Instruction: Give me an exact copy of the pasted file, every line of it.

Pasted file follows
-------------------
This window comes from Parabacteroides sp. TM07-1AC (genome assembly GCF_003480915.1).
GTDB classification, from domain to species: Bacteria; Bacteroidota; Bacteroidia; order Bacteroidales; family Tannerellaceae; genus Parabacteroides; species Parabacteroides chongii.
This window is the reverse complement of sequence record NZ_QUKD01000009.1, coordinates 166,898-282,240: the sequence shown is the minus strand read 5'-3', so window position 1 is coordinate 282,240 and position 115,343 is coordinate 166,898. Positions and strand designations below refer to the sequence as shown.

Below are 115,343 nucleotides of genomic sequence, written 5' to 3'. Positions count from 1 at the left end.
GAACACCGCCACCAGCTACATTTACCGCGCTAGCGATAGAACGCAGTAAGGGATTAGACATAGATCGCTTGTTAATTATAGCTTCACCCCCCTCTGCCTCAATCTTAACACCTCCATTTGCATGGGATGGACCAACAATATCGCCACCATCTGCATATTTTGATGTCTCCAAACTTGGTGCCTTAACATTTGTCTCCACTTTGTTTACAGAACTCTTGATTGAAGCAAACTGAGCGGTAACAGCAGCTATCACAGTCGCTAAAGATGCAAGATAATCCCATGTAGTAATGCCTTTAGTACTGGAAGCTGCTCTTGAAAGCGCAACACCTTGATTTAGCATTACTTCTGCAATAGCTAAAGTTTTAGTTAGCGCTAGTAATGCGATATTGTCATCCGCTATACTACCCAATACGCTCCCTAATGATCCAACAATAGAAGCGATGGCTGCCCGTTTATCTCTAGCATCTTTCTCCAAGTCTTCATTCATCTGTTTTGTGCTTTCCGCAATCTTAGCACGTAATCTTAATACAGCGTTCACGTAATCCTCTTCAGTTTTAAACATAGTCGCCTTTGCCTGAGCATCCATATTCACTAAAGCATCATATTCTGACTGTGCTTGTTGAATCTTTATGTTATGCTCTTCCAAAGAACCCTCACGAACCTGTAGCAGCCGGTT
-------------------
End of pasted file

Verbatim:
This window comes from Parabacteroides sp. TM07-1AC (genome assembly GCF_003480915.1).
GTDB classification, from domain to species: Bacteria; Bacteroidota; Bacteroidia; order Bacteroidales; family Tannerellaceae; genus Parabacteroides; species Parabacteroides chongii.
This window is the reverse complement of sequence record NZ_QUKD01000009.1, coordinates 166,898-282,240: the sequence shown is the minus strand read 5'-3', so window position 1 is coordinate 282,240 and position 115,343 is coordinate 166,898. Positions and strand designations below refer to the sequence as shown.

Below are 115,343 nucleotides of genomic sequence, written 5' to 3'. Positions count from 1 at the left end.
GAACACCGCCACCAGCTACATTTACCGCGCTAGCGATAGAACGCAGTAAGGGATTAGACATAGATCGCTTGTTAATTATAGCTTCACCCCCCTCTGCCTCAATCTTAACACCTCCATTTGCATGGGATGGACCAACAATATCGCCACCATCTGCATATTTTGATGTCTCCAAACTTGGTGCCTTAACATTTGTCTCCACTTTGTTTACAGAACTCTTGATTGAAGCAAACTGAGCGGTAACAGCAGCTATCACAGTCGCTAAAGATGCAAGATAATCCCATGTAGTAATGCCTTTAGTACTGGAAGCTGCTCTTGAAAGCGCAACACCTTGATTTAGCATTACTTCTGCAATAGCTAAAGTTTTAGTTAGCGCTAGTAATGCGATATTGTCATCCGCTATACTACCCAATACGCTCCCTAATGATCCAACAATAGAAGCGATGGCTGCCCGTTTATCTCTAGCATCTTTCTCCAAGTCTTCATTCATCTGTTTTGTGCTTTCCGCAATCTTAGCACGTAATCTTAATACAGCGTTCACGTAATCCTCTTCAGTTTTAAACATAGTCGCCTTTGCCTGAGCATCCATATTCACTAAAGCATCATATTCTGACTGTGCTTGTTGAATCTTTATGTTATGCTCTTCCAAAGAACCCTCACGAACCTGTAGCAGCCGGTT